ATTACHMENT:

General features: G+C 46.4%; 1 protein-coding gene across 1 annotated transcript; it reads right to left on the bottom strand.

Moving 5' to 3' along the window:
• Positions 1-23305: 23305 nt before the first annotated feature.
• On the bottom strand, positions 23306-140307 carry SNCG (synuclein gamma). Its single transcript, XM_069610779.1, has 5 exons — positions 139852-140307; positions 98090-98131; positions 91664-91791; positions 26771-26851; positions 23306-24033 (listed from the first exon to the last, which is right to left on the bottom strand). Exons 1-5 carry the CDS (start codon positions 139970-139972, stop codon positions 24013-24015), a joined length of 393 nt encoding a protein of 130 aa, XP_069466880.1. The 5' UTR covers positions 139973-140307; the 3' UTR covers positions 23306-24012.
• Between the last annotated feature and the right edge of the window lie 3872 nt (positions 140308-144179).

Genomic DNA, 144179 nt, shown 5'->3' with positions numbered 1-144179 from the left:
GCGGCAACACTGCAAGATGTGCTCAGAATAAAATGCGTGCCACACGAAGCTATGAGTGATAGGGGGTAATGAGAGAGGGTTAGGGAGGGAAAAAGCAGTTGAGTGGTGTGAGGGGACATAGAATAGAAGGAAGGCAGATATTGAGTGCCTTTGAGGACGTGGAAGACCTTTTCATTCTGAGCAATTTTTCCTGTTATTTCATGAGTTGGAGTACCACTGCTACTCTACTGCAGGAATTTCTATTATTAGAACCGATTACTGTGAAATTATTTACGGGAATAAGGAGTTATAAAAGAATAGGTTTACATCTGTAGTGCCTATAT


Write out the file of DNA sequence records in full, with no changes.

General features: G+C 46.4%; 1 protein-coding gene across 1 annotated transcript; it reads right to left on the bottom strand.

Moving 5' to 3' along the window:
• Positions 1-23305: 23305 nt before the first annotated feature.
• On the bottom strand, positions 23306-140307 carry SNCG (synuclein gamma). Its single transcript, XM_069610779.1, has 5 exons — positions 139852-140307; positions 98090-98131; positions 91664-91791; positions 26771-26851; positions 23306-24033 (listed from the first exon to the last, which is right to left on the bottom strand). Exons 1-5 carry the CDS (start codon positions 139970-139972, stop codon positions 24013-24015), a joined length of 393 nt encoding a protein of 130 aa, XP_069466880.1. The 5' UTR covers positions 139973-140307; the 3' UTR covers positions 23306-24012.
• Between the last annotated feature and the right edge of the window lie 3872 nt (positions 140308-144179).

Genomic DNA, 144179 nt, shown 5'->3' with positions numbered 1-144179 from the left:
GCGGCAACACTGCAAGATGTGCTCAGAATAAAATGCGTGCCACACGAAGCTATGAGTGATAGGGGGTAATGAGAGAGGGTTAGGGAGGGAAAAAGCAGTTGAGTGGTGTGAGGGGACATAGAATAGAAGGAAGGCAGATATTGAGTGCCTTTGAGGACGTGGAAGACCTTTTCATTCTGAGCAATTTTTCCTGTTATTTCATGAGTTGGAGTACCACTGCTACTCTACTGCAGGAATTTCTATTATTAGAACCGATTACTGTGAAATTATTTACGGGAATAAGGAGTTATAAAAGAATAGGTTTACATCTGTAGTGCCTATAT